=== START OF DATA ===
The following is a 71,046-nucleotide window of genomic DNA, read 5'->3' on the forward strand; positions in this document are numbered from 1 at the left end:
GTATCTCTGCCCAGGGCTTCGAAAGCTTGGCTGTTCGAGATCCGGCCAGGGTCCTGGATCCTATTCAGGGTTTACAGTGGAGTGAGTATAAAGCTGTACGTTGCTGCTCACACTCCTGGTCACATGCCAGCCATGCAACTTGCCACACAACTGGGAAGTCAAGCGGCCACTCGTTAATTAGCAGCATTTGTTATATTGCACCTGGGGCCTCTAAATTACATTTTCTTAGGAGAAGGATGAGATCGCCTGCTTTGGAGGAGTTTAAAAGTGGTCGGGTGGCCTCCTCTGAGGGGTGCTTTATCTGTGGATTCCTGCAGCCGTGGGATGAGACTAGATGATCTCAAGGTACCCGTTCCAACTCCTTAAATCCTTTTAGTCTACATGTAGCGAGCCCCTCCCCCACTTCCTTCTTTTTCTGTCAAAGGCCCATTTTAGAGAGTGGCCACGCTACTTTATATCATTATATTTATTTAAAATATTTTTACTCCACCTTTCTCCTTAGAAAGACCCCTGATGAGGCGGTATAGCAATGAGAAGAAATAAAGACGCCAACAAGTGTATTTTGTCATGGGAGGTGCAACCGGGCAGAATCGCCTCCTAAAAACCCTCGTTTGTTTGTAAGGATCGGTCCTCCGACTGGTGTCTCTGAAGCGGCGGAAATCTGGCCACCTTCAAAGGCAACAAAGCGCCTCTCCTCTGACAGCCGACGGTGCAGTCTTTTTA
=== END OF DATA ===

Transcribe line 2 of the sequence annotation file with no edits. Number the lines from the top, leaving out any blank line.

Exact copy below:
GTATCTCTGCCCAGGGCTTCGAAAGCTTGGCTGTTCGAGATCCGGCCAGGGTCCTGGATCCTATTCAGGGTTTACAGTGGAGTGAGTATAAAGCTGTACGTTGCTGCTCACACTCCTGGTCACATGCCAGCCATGCAACTTGCCACACAACTGGGAAGTCAAGCGGCCACTCGTTAATTAGCAGCATTTGTTATATTGCACCTGGGGCCTCTAAATTACATTTTCTTAGGAGAAGGATGAGATCGCCTGCTTTGGAGGAGTTTAAAAGTGGTCGGGTGGCCTCCTCTGAGGGGTGCTTTATCTGTGGATTCCTGCAGCCGTGGGATGAGACTAGATGATCTCAAGGTACCCGTTCCAACTCCTTAAATCCTTTTAGTCTACATGTAGCGAGCCCCTCCCCCACTTCCTTCTTTTTCTGTCAAAGGCCCATTTTAGAGAGTGGCCACGCTACTTTATATCATTATATTTATTTAAAATATTTTTACTCCACCTTTCTCCTTAGAAAGACCCCTGATGAGGCGGTATAGCAATGAGAAGAAATAAAGACGCCAACAAGTGTATTTTGTCATGGGAGGTGCAACCGGGCAGAATCGCCTCCTAAAAACCCTCGTTTGTTTGTAAGGATCGGTCCTCCGACTGGTGTCTCTGAAGCGGCGGAAATCTGGCCACCTTCAAAGGCAACAAAGCGCCTCTCCTCTGACAGCCGACGGTGCAGTCTTTTTA